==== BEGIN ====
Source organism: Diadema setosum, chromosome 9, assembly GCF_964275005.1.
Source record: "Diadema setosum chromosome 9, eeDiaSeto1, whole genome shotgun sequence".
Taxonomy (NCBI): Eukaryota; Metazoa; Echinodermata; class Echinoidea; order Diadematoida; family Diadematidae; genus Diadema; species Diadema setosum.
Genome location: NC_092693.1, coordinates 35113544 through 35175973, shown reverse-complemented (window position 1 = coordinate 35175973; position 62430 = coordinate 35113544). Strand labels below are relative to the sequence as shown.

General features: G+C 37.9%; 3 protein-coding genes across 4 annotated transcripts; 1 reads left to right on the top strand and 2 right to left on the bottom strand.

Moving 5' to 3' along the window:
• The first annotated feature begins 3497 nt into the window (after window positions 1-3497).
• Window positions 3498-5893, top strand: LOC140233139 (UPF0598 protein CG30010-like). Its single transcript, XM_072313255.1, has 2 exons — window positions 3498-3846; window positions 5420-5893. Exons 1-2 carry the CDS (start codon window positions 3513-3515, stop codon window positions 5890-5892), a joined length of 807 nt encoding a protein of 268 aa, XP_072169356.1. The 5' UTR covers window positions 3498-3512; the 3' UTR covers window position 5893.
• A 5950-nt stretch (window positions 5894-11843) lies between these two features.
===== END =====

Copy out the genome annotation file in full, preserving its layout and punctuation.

Source organism: Diadema setosum, chromosome 9, assembly GCF_964275005.1.
Source record: "Diadema setosum chromosome 9, eeDiaSeto1, whole genome shotgun sequence".
Taxonomy (NCBI): Eukaryota; Metazoa; Echinodermata; class Echinoidea; order Diadematoida; family Diadematidae; genus Diadema; species Diadema setosum.
Genome location: NC_092693.1, coordinates 35113544 through 35175973, shown reverse-complemented (window position 1 = coordinate 35175973; position 62430 = coordinate 35113544). Strand labels below are relative to the sequence as shown.

General features: G+C 37.9%; 3 protein-coding genes across 4 annotated transcripts; 1 reads left to right on the top strand and 2 right to left on the bottom strand.

Moving 5' to 3' along the window:
• The first annotated feature begins 3497 nt into the window (after window positions 1-3497).
• Window positions 3498-5893, top strand: LOC140233139 (UPF0598 protein CG30010-like). Its single transcript, XM_072313255.1, has 2 exons — window positions 3498-3846; window positions 5420-5893. Exons 1-2 carry the CDS (start codon window positions 3513-3515, stop codon window positions 5890-5892), a joined length of 807 nt encoding a protein of 268 aa, XP_072169356.1. The 5' UTR covers window positions 3498-3512; the 3' UTR covers window position 5893.
• A 5950-nt stretch (window positions 5894-11843) lies between these two features.